Kevin Rutherford · Friday March 8, 2013
You can’t make 2013 without a three and a one.
Of course, a three and a one make a 31, the number of Justin Allgaier’s car in the NASCAR Nationwide Series.
I know this is cheesy, but bear with me.
Though an established competitor in the series since 2009, the man formerly (maybe still?) known as Little Gator has rarely been in the conversation for weekly victories, let alone a championship.
That all may change this season.
Two races in, Allgaier is tied for the points lead with Sam Hornish Jr., having scored a seventh-place finish in the season-opening DRIVE4COPD 300 at Daytona and following it up with a third at Phoenix last weekend. Of course, he was rarely in contention for the victory — but who really was aside from Kyle Busch at Phoenix, and Daytona is a bit of a crapshoot anyway.
This year, I think, could be Little Gator’s year.
Entering his third season with Turner Scott Motorsports, Allgaier has actually become the senior presence at an organization that includes series rookies Kyle Larson and Nelson Piquet Jr. running full-time. That’s not to say he’ll beat Larson and Piquet each week, but one has to wonder if the majority of the team’s eggs will be put in the No. 31’s basket this season — that is, until Larson inevitably starts winning soundly and becomes a constant threat the whole season.
Turner Scott has always been a strong organization, able to contend for wins most weeks. It’s tough to say just yet what the added investment of Harry Scott will entail in terms of performance, but it may pay great dividends for Allgaier’s team especially. Plus, like Allgaier himself, the team has had a few seasons in the series to grow and to simply get better. Seeing them as championship contenders at this point just seems like a no-brainer.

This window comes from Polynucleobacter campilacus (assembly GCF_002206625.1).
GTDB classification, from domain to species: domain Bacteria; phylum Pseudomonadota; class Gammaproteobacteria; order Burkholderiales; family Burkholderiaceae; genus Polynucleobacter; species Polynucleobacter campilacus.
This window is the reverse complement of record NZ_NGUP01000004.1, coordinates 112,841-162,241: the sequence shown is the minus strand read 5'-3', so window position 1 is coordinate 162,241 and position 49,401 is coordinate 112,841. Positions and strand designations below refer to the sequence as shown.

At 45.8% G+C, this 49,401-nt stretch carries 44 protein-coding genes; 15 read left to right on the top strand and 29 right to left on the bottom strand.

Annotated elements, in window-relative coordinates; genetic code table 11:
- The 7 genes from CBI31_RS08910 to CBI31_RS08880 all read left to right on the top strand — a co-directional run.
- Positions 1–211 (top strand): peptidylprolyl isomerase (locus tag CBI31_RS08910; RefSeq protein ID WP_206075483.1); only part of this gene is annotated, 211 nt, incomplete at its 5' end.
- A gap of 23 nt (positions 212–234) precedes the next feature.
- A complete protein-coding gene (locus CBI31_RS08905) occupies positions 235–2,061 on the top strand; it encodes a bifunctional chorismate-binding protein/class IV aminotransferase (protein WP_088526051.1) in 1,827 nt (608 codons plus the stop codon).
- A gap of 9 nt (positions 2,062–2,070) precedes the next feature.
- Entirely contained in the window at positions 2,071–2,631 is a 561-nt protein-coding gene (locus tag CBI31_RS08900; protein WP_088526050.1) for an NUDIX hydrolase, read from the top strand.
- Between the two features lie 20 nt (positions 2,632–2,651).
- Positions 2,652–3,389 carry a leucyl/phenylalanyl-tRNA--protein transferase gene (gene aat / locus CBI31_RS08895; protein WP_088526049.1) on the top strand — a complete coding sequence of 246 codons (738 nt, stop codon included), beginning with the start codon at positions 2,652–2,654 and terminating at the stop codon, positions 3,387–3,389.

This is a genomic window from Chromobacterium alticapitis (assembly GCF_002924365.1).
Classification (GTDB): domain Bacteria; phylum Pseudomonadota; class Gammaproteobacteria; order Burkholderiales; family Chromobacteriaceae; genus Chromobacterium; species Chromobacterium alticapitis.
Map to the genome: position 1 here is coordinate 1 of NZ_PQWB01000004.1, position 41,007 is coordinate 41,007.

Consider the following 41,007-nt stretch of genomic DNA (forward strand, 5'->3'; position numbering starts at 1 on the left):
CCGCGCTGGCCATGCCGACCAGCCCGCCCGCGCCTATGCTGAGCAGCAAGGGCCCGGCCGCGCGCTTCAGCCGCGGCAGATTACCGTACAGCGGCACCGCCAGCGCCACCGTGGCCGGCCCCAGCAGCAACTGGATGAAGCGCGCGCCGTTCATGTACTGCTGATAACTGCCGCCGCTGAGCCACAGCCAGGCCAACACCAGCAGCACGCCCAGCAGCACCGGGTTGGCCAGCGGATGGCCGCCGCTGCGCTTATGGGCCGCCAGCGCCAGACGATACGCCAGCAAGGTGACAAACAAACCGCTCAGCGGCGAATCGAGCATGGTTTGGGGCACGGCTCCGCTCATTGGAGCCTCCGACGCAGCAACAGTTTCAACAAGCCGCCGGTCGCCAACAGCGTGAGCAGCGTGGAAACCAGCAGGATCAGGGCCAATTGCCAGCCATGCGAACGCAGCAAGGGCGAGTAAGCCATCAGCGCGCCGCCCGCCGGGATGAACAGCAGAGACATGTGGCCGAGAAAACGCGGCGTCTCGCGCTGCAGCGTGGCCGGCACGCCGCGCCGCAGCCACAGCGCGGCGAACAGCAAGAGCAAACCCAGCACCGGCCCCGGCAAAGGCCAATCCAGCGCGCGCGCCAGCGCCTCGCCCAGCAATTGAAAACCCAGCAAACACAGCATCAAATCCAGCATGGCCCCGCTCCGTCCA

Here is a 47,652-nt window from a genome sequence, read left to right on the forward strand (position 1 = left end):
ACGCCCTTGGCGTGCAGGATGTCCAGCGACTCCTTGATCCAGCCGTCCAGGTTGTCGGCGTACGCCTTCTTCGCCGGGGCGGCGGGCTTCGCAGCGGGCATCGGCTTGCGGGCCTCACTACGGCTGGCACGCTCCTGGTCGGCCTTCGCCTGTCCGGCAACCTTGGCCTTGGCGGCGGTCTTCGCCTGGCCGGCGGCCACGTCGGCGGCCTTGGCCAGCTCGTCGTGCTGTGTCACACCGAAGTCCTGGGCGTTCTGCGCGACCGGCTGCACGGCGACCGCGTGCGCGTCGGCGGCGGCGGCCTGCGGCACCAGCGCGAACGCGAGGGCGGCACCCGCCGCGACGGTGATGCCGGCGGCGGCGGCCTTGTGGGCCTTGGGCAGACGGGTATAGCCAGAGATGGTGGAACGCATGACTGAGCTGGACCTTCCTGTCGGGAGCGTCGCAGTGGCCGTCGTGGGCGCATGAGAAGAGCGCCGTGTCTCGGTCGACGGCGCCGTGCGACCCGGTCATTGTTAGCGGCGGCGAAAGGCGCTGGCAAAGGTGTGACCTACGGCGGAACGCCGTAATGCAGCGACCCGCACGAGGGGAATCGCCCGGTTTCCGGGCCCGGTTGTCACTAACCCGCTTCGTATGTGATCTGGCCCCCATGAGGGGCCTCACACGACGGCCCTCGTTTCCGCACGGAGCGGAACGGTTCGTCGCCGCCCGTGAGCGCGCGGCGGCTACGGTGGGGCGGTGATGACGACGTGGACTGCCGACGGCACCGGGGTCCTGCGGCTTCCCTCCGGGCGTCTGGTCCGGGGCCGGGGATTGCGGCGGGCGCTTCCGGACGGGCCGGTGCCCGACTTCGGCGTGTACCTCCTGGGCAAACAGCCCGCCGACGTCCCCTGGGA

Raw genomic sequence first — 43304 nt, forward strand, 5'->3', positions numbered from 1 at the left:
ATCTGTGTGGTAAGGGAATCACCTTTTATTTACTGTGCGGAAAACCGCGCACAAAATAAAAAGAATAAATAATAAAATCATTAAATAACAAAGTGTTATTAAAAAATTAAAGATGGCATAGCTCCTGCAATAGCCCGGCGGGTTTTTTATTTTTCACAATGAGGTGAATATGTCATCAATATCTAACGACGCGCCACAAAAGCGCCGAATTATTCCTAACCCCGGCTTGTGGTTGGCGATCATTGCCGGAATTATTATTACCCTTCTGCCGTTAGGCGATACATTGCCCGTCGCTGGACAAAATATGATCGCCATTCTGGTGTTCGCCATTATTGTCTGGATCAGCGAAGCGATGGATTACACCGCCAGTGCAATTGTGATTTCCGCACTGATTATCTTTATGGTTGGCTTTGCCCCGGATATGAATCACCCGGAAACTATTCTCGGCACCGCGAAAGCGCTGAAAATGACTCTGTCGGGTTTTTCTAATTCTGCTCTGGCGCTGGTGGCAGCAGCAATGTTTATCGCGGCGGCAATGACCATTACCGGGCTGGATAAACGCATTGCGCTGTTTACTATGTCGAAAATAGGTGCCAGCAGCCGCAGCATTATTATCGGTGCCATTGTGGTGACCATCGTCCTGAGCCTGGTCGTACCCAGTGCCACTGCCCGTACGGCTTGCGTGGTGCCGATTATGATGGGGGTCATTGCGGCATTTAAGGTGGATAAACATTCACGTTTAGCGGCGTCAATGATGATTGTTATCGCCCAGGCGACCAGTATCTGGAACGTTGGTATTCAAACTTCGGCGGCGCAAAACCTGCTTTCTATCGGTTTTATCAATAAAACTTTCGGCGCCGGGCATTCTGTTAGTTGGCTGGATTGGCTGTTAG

It’s Allgaier’s fifth full season, too. With the exception of the new tracks the circuit visits in 2013, he’s been to all speedways, some more than others. Barring major issues with the cars themselves, weekly top-10 finishes seem within grasp. That also gives him an edge over Larson at his own team; the rookie hasn’t seen quite a few of the tracks and simply doesn’t have the veteran status Allgaier has at this point. That’s right — it’s weird to say, but Justin Allgaier is basically a Nationwide veteran at this point.
But mainly, I see consistency.
Throughout his career, Allgaier has been a fairly surefire bet for the top 10. That’s a great skill to have, because even if he might lose to Kyle Busch or whatever other Cup driver decides to mingle with the lower series that week, he’s still likely to finish near the front.
All he has to do is push himself even harder.
Though the consistency’s been great, we need to see just a little bit more. While his average finish generally hovers around 11, Elliott Sadler produced an average finish of 7.6 in 2012. That’s about where Allgaier needs to be — a four-position increase.
Can he do it? Absolutely. But a few things need to happen, too.
First: as mentioned, that consistency. He needs to be closer to the top five more often while maintaining his lack of poor finishes from crashes, equipment failure and the like.
Second: BEAT JOE GIBBS RACING. That’s a tall order, so let’s just take Kyle Busch out of the equation and focus on Brian Vickers and Elliott Sadler. So far, he’s doing good on that; Sadler has a best finish of fifth, and Vickers hasn’t even cracked the top 15, though that’s due in part to bad luck. Still, he has to keep beating them, and that will be no small feat.
Third: quite simply, win some more races. Capitalize on the events sans Cup guys. Show you belong at the top of the points standings.
I’m convinced he can do it. He’s off to a great start, and given his new position as his team’s main guy, as well as the experience gleaned from a handful of years in the series, this could be Justin Allgaier’s year.
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